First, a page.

Simon Templar and Janie Lennox (Ciaran Madden) are both passengers on a train bound for London. When the train stops at a signal, Janie sees what she believes to be a murder taking place in a nearby warehouse. Simon, who moments earlier was wishing that something would happen to break the monotony, is naturally intrigued.
The next day, Simon, Janie and the police travel to the building – but the body that Simon and Janie found earlier in the day is no longer there. Inspector Grant (Frederick Jaeger) later tells Simon that since Janie has a history of psychiatric illness it’s probable her story was nothing more than a delusion.
Following on from the picture-postcard stylings of The Imprudent Professor, Signal Stop has a very different feel. Most of the story takes place in dirty or run-down locations – an abandoned warehouse, a scrap-yard, etc which gives it something of a Sweeney/Professionals feel.
Just as The Arrangement owed more than a little to the novel Strangers on a Train, Signal Stop also seems to have been inspired by a crime classic. In 4:50 From Paddington by Agatha Christie, a character witness a murder from her vantage point on a train – but with no body she finds it impossible to convince the authorities and only her friend Miss Marple takes her seriously.
The notion of observing a murder from a train (and therefore being helpless to intervene) is a decent one – although it’s fair to say that this story is a little flawed. The major problem is that it’s baffling why the body was simply not taken away before Simon and Janie turned up the next day to find it. No body = no crime.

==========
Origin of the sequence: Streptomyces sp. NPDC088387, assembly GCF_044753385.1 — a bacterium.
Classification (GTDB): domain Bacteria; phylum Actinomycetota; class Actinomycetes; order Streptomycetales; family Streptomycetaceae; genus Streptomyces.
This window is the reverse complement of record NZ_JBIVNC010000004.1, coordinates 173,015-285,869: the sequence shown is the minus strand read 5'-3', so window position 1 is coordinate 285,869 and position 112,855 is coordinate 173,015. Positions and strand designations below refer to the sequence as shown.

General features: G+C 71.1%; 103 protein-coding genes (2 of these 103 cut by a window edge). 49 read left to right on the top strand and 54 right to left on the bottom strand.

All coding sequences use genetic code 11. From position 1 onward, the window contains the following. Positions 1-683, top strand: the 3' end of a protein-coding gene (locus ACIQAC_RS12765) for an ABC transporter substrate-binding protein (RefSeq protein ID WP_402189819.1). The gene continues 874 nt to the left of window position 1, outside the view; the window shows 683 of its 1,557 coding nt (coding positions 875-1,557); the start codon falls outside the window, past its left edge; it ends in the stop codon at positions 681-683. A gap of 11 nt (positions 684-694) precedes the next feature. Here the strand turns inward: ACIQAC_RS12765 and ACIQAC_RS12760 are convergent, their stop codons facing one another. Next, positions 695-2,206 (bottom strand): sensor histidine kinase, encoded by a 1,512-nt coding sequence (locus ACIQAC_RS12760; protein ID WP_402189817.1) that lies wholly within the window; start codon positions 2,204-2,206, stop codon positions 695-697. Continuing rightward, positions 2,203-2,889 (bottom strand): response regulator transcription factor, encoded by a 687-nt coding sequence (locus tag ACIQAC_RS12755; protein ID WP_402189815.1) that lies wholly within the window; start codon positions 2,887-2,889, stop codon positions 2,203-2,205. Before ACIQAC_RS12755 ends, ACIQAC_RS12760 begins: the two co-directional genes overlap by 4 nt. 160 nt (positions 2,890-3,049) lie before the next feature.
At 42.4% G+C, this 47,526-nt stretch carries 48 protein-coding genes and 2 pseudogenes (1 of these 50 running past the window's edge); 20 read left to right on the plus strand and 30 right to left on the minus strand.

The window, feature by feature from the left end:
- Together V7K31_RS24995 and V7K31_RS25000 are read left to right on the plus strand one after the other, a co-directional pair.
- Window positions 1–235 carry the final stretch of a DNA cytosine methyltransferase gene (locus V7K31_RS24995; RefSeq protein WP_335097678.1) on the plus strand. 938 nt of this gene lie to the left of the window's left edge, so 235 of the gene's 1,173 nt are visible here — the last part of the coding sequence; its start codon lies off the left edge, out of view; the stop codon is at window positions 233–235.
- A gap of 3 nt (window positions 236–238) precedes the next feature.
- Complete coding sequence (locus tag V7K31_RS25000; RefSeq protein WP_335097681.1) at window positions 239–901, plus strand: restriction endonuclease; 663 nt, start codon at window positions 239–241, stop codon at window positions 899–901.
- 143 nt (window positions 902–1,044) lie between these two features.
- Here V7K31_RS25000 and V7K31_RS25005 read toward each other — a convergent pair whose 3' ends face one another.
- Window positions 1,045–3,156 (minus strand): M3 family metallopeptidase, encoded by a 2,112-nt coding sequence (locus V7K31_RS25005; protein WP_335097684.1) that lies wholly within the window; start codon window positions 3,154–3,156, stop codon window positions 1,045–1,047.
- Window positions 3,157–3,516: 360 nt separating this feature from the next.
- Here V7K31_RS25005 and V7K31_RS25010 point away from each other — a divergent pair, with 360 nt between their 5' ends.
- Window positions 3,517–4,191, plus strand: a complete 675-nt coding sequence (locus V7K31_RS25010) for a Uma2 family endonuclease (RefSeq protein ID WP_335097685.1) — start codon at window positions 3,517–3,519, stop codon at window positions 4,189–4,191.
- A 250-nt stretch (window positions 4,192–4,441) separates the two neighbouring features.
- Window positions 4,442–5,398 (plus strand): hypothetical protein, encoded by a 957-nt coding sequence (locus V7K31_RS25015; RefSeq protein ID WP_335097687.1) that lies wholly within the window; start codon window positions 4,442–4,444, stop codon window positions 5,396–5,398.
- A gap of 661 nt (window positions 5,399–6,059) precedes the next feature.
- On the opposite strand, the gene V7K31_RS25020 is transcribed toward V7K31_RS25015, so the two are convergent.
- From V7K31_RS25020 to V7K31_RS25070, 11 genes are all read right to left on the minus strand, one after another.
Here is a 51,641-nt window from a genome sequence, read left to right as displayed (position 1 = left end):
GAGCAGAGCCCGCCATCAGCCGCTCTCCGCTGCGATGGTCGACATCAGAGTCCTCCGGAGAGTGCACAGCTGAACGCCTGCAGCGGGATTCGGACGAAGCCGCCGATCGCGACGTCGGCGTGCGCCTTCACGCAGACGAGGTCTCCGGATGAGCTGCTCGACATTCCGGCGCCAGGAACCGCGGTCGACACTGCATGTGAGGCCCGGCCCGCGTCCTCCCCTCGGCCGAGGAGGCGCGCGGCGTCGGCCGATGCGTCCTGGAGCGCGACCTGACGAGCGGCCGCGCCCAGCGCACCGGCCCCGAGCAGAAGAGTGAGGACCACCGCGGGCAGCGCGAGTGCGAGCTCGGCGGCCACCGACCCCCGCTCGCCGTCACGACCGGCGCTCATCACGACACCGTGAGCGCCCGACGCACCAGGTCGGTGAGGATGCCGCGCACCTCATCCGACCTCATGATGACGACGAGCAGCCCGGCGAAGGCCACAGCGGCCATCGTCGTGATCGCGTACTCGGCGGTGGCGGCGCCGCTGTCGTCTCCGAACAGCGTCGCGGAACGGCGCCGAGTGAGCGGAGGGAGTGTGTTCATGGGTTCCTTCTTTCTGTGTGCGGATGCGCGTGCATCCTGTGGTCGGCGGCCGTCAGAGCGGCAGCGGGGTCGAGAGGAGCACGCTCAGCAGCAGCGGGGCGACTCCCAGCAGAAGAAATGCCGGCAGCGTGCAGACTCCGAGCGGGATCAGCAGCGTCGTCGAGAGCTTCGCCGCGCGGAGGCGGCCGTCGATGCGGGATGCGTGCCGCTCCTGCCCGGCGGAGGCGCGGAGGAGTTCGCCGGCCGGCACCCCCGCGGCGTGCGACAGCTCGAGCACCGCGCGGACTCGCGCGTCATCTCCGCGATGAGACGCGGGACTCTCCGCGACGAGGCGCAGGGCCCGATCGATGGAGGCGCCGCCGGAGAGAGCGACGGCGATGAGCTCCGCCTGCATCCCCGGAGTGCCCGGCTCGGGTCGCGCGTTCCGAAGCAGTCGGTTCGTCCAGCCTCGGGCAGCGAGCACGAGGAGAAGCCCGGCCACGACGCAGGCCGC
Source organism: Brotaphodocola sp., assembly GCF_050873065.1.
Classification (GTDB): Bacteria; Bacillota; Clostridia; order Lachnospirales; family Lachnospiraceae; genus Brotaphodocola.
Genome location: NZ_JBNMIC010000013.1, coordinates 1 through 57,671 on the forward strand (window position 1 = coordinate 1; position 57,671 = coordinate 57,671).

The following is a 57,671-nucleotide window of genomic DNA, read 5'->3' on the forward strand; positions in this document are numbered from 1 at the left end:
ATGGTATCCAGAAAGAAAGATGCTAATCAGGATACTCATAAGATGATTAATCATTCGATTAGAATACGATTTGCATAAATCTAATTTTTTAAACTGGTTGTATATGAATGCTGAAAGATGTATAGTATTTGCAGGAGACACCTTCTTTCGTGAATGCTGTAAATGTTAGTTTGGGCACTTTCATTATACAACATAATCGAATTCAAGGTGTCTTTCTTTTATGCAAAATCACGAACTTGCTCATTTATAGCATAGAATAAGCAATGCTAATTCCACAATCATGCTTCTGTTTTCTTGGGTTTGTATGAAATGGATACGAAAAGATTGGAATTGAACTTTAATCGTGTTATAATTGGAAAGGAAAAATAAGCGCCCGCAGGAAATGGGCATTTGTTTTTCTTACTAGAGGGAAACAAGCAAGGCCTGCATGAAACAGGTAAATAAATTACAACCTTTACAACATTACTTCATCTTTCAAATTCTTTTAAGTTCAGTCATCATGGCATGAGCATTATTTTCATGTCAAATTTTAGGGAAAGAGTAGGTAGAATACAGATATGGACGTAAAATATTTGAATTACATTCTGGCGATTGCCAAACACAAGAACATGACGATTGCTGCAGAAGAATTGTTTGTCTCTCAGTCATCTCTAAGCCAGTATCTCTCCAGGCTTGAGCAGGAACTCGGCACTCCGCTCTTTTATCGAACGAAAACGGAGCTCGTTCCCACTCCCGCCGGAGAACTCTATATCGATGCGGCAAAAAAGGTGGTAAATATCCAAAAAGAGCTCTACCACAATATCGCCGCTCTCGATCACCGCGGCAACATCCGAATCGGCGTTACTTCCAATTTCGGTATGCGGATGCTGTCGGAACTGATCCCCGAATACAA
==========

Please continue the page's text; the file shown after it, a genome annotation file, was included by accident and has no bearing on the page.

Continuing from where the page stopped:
Instead, the murdered man is left on site for them to find. Simon then drives Janie all the way back to his house before phoning the police and driving back. Naturally enough, by the time he returns the body has vanished. Since he has a phone in his car, why didn’t he call the police and wait for them at the warehouse?
But despite these rather serious plotholes, there’s still a very decent, and unusual, story here. Ciaran Madden impresses as the vulnerable Janie. Unlike most of the other Saint heroines, she’s a flawed and damaged individual – although Simon’s faith in her never wavers. It’s possible to argue that the script missed a trick by allowing the viewer to see the attack take place though. Had this not happened, and we only had Janie’s word, it would have allowed the viewers to wonder if it maybe was just a figment of her imagination.
Ian Cullen is hardly stretched as one of the police officers, especially since he’d had a been a regular in Z Cars and could presumably have played this sort of part in his sleep. Brian Glover, George Sweeney, Ralph Arliss, Heather Wright and Sabina Franklyn help to round out the cast. Franklyn has a blink-and-you’ll-miss-it role as a uniformed police officer who Simon effortlessly charms whilst Arliss makes a brief appearance as a hells-angel sort of biker. Although as so often with ROTS, the biker gang never really exudes any sort of menace.
Frederick Jaeger’s rather good as Inspector Grant. It’s the sort of part that seems at first to be fairly routine but by the conclusion of the episode he’s moved more into the forefront of the action.
Despite some flaws, Signal Stop rates a healthy three halos out of five.